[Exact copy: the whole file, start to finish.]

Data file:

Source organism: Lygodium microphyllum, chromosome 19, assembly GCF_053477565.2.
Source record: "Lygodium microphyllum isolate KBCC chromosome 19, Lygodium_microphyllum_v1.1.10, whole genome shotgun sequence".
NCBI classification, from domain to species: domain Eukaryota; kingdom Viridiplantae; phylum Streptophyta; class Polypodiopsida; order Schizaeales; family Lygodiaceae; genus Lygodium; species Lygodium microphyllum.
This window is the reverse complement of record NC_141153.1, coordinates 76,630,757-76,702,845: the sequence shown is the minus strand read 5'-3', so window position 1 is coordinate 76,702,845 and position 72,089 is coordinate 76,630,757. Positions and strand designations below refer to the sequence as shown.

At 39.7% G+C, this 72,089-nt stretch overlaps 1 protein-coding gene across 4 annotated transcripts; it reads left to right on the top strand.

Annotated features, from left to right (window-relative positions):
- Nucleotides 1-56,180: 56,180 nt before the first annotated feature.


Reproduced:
Source organism: Lygodium microphyllum, chromosome 19, assembly GCF_053477565.2.
Source record: "Lygodium microphyllum isolate KBCC chromosome 19, Lygodium_microphyllum_v1.1.10, whole genome shotgun sequence".
NCBI classification, from domain to species: domain Eukaryota; kingdom Viridiplantae; phylum Streptophyta; class Polypodiopsida; order Schizaeales; family Lygodiaceae; genus Lygodium; species Lygodium microphyllum.
This window is the reverse complement of record NC_141153.1, coordinates 76,630,757-76,702,845: the sequence shown is the minus strand read 5'-3', so window position 1 is coordinate 76,702,845 and position 72,089 is coordinate 76,630,757. Positions and strand designations below refer to the sequence as shown.

At 39.7% G+C, this 72,089-nt stretch overlaps 1 protein-coding gene across 4 annotated transcripts; it reads left to right on the top strand.

Annotated features, from left to right (window-relative positions):
- Nucleotides 1-56,180: 56,180 nt before the first annotated feature.